7.1.4 Occupational pensions
Occupational pension schemes are set up by employers for their employees. They typically provide a package of benefits:
- a retirement pension for the employee payable from the scheme’s normal pension age (often 65) or later
- a tax-free lump sum for the employee at retirement
- a pension payable if the employee has to retire early due to ill health
- pensions for a widow, widower, registered civil partner and dependent children if the employee dies either before or after retirement. Most schemes also pay such a pension to an unmarried partner
- lump sum life insurance if the employee dies before retirement.
There are generally two types of occupational pension scheme: defined contribution schemes (also called money purchase schemes) and defined benefit schemes.
Defined contribution schemes invest contributions from the employer, and normally the employee as well, to build up a pension pot for the employee. Personal pensions also work on this basis (more about this later this week). The key features to note are that employees don’t know in advance how much pension they might receive, and the pension is directly affected by factors such as the value of investments rising and falling with the stock market.
By contrast, a defined benefit scheme promises to pay a specified pension at retirement (often – but not necessarily – linked to the employee’s pay while working). In a defined benefit scheme, the yearly pension is commonly worked out according to a formula, for example:
Yearly pension = accrual rate × number of years in scheme × salary
The accrual rate is a fraction, typically 1/60th or 1/80th. How ‘salary’ is defined depends on the type of scheme and its rules. For instance, the salary that counts towards the pension might be less than the total salary the employee gets. In a ‘final salary scheme’, salary would mean pay just before retirement (or pay at the time of leaving if the person leaves before reaching retirement).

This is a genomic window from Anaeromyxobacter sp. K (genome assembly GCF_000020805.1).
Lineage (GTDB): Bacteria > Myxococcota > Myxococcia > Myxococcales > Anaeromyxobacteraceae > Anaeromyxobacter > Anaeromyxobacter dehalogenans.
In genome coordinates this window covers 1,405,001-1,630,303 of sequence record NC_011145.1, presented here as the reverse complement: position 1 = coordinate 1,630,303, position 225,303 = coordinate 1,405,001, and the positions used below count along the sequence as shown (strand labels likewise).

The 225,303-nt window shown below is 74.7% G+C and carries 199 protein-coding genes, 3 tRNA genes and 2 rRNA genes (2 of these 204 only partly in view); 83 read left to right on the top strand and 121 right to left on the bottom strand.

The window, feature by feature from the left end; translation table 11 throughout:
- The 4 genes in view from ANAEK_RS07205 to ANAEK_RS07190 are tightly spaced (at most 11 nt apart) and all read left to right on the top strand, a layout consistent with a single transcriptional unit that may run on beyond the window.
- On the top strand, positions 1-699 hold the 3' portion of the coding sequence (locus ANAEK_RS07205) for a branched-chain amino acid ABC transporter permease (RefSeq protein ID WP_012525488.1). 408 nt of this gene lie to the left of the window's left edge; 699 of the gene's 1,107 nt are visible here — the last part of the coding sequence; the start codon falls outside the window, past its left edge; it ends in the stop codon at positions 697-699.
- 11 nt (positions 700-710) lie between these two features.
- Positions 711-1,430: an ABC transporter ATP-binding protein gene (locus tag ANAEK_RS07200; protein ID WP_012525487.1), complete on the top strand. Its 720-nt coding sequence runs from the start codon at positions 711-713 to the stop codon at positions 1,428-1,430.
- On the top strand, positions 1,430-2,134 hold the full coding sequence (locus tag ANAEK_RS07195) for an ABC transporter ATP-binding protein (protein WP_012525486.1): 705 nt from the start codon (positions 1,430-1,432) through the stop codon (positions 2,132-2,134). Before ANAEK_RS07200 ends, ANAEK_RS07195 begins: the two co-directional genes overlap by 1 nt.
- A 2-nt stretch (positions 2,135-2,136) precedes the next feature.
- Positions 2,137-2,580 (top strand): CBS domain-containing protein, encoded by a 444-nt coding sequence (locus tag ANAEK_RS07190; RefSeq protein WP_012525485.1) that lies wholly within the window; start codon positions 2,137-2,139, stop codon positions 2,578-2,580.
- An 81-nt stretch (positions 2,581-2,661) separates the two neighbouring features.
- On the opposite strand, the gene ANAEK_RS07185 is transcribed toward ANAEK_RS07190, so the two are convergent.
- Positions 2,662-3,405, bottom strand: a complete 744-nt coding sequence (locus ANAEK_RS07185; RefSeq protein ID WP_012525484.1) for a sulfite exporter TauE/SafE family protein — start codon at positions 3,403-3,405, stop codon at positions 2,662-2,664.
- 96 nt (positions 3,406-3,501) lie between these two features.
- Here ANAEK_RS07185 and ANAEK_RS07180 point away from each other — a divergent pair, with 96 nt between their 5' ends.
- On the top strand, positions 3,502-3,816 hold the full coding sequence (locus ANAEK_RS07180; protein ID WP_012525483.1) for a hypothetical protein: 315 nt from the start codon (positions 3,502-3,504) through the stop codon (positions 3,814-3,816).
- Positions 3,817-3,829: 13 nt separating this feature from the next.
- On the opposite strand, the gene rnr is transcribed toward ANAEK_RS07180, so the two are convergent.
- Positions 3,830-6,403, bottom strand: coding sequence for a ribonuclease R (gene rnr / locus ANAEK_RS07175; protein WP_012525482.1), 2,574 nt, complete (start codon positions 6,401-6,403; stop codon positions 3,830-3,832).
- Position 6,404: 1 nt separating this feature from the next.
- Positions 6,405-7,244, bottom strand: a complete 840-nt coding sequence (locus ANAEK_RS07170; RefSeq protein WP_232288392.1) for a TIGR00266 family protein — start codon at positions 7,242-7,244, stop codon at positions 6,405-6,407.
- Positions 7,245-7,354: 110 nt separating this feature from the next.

Increasingly, defined benefit schemes are shifting to a ‘career average revalued earnings’ (CARE) basis. This means the pension is based on average pay over all the years in the scheme, after adjusting each year’s pay for inflation between the time it was earned and the person retiring or leaving the scheme.
Whatever the definition of salary, this type of formula works in basically the same way. For example, a person earning £36,000 a year and retiring after thirty years in a 1/60th scheme would receive a pension of 1/60th × 30 × £36,000 = £18,000 a year.
The pension from a defined benefit scheme is usually increased each year in line with price inflation. Historically this was measured by the RPI but in 2010 the government announced that pensions for retired public sector workers would rise in line with the (typically lower) CPI. The pension from an occupational defined contribution scheme was covered by similar rules but, since April 2005, the retiring employee can usually choose whether or not the pension will be increased each year.
The key point is that the level of pension promised does not directly depend on factors such as stock market performance. For example, while a slump in stock markets is likely to push up the cost to the employer of funding the promised pension, the employee’s promised pension would be unchanged.
Nonetheless, indirectly, the employee could be affected if the increasing cost to employers of providing this type of pension results in the employer closing or changing the pension scheme or, worse still, going out of business, leaving the pension pot with too little in it to pay the promised pensions.
In recent years there’s been a marked decline in the number of employees who belong to defined benefit schemes. This shift has affected employees in the private sector: by 2016, there were over four times as many active members of defined contribution schemes as there were of defined benefit schemes (ONS, 2017).
Where defined benefit pensions continue for existing members, in many cases the pension formula has been changed to promise less generous pensions in future. New employees are typically offered membership of defined contribution schemes instead.
For the employer, defined contribution schemes are less risky than defined benefit schemes because the employer promises only to pay specified contributions– a predictable, stable cost to the employer’s business.
Defined contribution schemes are also less costly because most employers pay far less into this type of scheme than they would into a defined benefit scheme. In 2016, the average employer contribution to private defined benefit schemes was 16.9% of an employee’s pay, compared with just 3.2% for a defined contribution scheme (ONS, 2017). What this means, of course, is a reduction in the money going into an individual’s pension pot, which will tend to reduce the resulting pension.